The application fee (or “hardship” exception waiver) would be required with the submission of an initial enrollment application, the application to establish a new practice location, as a part of a revalidation, or in response to a Medicare contractor revalidation request. Medicare contractors would not begin processing an application for either a new provider or supplier, or for a provider or supplier that is currently enrolled, until the enrollment application fee is received and credited to the United States Treasury. The fee would accompany the certification statement that the provider or supplier signs, dates and mails to the Medicare contractor if the provider or supplier uses Internet-based Provider Enrollment, Chain and Ownership System (PECOS) to enroll or revalidate. The fee would accompany the paper CMS-855 provider enrollment applications if the provider or supplier enrolls or revalidates by paper.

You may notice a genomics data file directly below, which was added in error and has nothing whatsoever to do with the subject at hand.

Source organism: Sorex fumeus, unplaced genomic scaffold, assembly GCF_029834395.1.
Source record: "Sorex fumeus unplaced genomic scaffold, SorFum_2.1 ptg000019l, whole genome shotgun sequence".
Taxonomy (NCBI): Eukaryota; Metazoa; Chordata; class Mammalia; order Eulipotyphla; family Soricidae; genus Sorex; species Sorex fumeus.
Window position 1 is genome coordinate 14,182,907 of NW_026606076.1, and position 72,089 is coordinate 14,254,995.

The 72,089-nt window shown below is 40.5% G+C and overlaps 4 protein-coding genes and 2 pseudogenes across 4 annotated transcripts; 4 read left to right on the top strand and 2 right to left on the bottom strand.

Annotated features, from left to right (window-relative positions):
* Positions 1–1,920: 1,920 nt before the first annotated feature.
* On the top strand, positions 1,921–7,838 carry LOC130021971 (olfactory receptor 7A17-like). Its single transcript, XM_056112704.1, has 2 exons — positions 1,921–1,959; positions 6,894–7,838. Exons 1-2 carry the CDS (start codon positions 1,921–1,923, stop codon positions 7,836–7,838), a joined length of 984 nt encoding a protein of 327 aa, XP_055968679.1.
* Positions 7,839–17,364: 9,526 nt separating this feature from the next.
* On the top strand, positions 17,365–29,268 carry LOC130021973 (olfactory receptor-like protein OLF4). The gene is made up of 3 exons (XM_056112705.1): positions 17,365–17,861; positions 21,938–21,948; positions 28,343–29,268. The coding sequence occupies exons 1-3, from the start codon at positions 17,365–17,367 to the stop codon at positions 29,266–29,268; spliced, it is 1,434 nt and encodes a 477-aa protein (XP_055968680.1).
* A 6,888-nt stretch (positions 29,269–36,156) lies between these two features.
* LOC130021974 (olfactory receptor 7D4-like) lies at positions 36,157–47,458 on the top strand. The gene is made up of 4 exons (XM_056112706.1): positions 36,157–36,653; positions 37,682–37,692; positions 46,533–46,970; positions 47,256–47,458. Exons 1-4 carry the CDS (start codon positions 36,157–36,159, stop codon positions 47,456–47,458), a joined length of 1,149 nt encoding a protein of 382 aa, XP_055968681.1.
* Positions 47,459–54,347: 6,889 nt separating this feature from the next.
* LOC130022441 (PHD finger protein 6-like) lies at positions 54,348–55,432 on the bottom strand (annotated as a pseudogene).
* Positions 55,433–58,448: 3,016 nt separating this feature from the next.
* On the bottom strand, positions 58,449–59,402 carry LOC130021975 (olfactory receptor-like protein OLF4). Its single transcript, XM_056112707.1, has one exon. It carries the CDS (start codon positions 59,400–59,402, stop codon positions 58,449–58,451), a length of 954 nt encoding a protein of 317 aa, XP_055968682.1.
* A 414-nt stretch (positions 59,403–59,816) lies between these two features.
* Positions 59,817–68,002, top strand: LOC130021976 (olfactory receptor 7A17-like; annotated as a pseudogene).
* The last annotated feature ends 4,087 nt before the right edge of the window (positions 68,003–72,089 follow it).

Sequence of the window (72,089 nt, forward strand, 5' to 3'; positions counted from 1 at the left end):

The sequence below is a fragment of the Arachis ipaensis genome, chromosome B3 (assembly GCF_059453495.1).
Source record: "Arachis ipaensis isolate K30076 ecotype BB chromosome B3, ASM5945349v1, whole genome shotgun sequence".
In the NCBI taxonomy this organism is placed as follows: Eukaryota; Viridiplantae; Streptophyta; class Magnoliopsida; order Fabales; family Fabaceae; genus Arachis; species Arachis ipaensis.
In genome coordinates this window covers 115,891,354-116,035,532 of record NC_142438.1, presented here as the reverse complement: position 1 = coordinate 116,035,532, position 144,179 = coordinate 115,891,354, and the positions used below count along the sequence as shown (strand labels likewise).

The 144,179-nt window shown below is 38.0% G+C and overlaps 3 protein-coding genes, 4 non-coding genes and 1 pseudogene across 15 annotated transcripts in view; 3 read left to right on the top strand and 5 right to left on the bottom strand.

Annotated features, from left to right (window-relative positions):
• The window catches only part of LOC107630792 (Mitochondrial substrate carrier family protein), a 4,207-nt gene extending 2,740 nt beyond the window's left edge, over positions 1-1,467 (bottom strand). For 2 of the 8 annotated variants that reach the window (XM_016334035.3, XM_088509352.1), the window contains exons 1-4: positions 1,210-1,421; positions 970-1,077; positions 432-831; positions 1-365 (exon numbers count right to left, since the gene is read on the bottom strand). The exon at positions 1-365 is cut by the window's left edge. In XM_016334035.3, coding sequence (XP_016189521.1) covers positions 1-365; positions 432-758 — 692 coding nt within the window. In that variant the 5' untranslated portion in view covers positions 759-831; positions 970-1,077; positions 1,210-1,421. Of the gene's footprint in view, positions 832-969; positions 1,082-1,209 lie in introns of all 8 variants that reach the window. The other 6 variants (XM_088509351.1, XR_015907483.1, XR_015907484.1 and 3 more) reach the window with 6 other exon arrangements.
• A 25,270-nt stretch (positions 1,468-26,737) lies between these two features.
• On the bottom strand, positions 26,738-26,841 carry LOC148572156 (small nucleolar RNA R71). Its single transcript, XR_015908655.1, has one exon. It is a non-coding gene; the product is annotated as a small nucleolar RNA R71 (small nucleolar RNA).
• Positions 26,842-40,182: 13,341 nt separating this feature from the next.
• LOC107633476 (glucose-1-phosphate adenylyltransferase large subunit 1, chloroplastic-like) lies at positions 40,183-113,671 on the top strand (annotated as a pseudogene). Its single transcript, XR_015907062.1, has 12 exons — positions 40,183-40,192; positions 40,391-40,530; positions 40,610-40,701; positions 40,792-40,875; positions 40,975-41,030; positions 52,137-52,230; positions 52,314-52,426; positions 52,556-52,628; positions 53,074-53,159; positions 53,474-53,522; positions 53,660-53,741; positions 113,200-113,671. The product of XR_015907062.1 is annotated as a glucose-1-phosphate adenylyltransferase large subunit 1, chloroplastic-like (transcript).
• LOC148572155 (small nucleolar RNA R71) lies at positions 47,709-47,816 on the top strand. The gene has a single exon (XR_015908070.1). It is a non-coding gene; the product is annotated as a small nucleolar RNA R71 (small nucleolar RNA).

Mandatory Compliance Programs

Section 6102 of the ACA requires a nursing facility (NF) or a skilled nursing facility (SNF) to have a compliance and ethics program. In addition, Section 6401(a) requires providers of medical or other items or services or suppliers to establish compliance programs containing specified “core elements.” CMS states its intent to ensure that the established core elements would be similar to the required elements for NF and SNF compliance programs.